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The board of embattled Freddie Mac ousted chief executive Gregory Parseghian and general counsel Maud Mater Friday, under pressure from federal regulators looking into accounting practices and stock trades at the home-mortgage giant. Parseghian was promoted from chief investment officer in June, when three top executives were removed following the company's disclosure that it understated earnings by as much as $4.5 billion over three years.

Pharmaceuticals giant Schering-Plough will cut 1,000 jobs, slash its dividend 68 percent, and eliminate executive bonuses under a restructuring plan announced late Thursday. Chief executive Fred Hassan warned that more layoffs are likely after profits fell sharply over the past year. Schering-Plough, based in Kenilworth, N.J., faces federal regulatory inquiries into its manufacturing and marketing practices, and stiff competition for top products.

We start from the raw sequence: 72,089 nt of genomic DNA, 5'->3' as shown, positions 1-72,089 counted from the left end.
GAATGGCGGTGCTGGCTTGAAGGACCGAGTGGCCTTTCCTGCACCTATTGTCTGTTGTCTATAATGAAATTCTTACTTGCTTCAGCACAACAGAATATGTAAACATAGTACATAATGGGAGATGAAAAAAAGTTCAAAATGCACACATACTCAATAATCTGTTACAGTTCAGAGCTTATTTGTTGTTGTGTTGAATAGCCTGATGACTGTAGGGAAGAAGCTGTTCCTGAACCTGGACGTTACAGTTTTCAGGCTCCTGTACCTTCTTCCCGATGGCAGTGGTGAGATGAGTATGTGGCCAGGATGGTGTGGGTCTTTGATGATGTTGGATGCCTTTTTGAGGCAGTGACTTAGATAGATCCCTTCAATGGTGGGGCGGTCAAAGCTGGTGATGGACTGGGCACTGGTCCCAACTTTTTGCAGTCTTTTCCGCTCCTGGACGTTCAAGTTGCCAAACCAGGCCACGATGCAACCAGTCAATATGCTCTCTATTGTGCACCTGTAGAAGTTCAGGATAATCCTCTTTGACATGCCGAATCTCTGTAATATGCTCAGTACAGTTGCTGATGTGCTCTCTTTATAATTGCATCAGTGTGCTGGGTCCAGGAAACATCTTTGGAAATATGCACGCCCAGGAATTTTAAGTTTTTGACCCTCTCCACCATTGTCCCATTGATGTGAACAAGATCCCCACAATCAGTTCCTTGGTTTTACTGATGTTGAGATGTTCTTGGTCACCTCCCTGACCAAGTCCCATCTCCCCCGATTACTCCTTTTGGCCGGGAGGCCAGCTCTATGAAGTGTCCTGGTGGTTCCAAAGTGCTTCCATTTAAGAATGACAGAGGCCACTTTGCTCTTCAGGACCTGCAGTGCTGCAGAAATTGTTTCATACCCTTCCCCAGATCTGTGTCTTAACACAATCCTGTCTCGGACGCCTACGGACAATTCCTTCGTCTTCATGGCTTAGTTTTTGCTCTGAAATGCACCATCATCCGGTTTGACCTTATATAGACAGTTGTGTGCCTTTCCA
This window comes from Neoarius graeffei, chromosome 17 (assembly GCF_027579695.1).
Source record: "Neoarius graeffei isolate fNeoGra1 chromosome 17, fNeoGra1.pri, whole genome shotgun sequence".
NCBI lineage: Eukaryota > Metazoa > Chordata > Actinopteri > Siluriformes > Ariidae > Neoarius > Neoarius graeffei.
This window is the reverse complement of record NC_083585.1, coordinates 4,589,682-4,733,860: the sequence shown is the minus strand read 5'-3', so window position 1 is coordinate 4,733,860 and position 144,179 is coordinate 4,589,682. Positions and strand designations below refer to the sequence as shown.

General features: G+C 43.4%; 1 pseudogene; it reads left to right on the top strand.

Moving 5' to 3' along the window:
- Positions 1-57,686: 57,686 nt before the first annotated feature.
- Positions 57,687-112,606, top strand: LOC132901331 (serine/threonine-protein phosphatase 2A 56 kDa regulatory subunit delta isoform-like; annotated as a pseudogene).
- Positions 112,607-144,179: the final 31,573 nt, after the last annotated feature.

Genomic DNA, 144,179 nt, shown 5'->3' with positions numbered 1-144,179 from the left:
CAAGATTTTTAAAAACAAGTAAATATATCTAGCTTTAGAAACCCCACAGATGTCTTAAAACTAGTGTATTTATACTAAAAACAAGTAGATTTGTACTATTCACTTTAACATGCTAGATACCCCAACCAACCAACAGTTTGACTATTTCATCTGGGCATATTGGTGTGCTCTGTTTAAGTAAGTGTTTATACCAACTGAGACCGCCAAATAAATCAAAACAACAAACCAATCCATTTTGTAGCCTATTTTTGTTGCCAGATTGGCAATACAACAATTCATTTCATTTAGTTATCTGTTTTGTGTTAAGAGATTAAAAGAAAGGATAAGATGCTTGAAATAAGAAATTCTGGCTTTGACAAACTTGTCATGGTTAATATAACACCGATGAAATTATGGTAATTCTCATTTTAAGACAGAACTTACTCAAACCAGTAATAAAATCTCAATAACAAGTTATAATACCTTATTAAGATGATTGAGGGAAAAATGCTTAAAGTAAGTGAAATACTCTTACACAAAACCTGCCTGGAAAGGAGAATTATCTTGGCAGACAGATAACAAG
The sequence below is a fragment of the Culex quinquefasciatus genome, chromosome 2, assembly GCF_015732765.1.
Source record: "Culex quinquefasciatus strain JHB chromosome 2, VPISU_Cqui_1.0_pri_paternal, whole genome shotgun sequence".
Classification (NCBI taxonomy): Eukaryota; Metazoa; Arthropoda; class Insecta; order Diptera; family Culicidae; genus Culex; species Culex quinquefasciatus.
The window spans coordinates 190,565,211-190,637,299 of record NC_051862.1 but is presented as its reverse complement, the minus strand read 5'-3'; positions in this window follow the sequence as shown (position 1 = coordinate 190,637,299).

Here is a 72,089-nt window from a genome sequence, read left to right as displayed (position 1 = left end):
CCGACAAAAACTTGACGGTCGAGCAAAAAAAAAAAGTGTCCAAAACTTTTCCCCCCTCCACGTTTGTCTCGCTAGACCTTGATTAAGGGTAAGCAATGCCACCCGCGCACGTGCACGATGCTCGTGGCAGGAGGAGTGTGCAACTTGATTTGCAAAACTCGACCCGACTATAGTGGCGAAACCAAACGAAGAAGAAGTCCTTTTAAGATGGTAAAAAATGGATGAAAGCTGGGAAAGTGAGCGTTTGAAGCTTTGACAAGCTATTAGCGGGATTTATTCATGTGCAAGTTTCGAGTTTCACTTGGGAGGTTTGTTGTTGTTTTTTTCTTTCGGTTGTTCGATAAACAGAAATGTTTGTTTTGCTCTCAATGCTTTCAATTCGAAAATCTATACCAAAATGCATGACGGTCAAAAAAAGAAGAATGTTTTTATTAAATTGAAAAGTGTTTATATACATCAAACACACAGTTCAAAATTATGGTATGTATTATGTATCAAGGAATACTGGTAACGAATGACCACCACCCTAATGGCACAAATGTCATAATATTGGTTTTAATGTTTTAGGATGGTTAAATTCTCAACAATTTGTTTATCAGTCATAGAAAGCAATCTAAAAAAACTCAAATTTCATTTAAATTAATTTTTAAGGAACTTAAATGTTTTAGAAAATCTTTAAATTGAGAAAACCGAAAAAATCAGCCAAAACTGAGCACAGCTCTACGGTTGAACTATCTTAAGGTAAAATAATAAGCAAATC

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DaimlerChrysler AG agreed to pay $300 million to settle a class-action lawsuit by shareholders who claimed they were misled in the 1998 merger between Germany's Daimler-Benz and Chrysler Corp. of Detroit. The world's third-largest automaker said Friday it thought the suit, and a similar pending action by billionaire investor Kirk Kerkorian, was groundless, but wanted to avoid a potentially risky jury trial.

The founder of Internet startup InfoSpace was ordered to pay $247 million to the Seattle-area firm for violating securities laws. A federal judge said Friday that ex-chief executive Naveen Jain profited by $202.6 million on insider stock trades between 1998 and 1999. He was fired in December. The award, which is subject to appeal, is believed to be one of the largest ever ordered under the Securities and Exchange Act's rule against "short-swing" trades, in which company insiders trade shares within six months of buying or selling them.


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